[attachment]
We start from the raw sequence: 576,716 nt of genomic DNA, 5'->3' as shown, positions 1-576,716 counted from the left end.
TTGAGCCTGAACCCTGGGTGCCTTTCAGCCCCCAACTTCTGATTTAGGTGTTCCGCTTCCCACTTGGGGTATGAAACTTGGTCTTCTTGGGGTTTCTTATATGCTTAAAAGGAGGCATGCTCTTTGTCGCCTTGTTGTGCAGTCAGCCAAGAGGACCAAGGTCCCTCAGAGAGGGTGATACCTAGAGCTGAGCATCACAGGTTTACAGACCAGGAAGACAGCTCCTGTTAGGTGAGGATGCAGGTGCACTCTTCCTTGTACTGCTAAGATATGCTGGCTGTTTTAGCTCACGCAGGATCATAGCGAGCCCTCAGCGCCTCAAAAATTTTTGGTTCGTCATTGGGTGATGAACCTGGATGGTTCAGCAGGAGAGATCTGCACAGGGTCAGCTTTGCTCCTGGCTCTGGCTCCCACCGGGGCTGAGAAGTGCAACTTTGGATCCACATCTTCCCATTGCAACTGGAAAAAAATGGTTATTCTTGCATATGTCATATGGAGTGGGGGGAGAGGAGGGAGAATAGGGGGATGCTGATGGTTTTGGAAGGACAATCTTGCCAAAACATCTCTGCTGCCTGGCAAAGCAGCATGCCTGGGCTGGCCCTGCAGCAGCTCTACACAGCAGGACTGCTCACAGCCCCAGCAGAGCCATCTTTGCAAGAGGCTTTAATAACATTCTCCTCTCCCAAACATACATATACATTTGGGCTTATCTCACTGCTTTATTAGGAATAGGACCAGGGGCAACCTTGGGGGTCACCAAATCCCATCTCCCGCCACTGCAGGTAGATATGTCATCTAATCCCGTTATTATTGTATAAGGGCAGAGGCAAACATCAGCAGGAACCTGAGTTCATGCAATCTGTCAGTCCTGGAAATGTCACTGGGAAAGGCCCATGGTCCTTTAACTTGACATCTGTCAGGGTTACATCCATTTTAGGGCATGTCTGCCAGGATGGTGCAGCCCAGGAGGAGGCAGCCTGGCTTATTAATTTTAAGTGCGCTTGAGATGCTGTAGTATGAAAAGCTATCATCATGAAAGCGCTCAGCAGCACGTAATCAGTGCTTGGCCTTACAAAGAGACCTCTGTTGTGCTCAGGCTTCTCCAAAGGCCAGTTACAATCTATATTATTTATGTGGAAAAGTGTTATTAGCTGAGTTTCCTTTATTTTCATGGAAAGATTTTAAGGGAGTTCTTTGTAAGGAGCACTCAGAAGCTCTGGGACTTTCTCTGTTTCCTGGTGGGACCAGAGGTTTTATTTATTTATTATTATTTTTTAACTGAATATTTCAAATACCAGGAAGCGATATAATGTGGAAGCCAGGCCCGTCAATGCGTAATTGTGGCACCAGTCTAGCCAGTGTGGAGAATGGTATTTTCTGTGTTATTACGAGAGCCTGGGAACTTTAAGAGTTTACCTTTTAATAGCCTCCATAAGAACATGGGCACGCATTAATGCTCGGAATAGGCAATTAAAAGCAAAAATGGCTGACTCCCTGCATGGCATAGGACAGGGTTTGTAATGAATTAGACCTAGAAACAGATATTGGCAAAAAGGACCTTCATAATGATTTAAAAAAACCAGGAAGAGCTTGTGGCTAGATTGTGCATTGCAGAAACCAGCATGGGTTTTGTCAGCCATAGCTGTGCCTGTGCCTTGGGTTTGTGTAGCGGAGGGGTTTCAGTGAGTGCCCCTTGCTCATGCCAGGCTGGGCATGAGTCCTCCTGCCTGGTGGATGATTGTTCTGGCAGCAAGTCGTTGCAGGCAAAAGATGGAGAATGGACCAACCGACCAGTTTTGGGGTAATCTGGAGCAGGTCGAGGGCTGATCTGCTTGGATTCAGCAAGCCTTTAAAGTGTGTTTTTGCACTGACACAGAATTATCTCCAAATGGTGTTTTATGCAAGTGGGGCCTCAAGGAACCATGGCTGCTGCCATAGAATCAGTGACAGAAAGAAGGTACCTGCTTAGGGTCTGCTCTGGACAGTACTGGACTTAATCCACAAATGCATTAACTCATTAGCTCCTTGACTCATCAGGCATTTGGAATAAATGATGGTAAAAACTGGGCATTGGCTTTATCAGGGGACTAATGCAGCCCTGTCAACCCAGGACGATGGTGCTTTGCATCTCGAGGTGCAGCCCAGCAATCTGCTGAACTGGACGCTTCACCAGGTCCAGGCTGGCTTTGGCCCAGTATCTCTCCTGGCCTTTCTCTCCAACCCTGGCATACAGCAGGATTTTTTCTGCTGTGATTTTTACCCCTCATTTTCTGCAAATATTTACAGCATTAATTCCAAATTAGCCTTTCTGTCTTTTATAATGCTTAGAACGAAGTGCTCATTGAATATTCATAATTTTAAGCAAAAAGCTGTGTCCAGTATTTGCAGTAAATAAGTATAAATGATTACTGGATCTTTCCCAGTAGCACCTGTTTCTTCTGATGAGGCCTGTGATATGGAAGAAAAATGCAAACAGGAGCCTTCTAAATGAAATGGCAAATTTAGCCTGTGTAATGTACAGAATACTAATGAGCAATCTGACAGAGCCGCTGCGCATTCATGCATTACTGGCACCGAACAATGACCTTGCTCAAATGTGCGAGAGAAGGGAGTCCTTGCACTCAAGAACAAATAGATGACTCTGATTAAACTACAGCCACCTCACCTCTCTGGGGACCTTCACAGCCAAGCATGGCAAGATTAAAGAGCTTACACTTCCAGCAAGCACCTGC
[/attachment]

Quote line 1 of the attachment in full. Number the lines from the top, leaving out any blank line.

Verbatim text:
We start from the raw sequence: 576,716 nt of genomic DNA, 5'->3' as shown, positions 1-576,716 counted from the left end.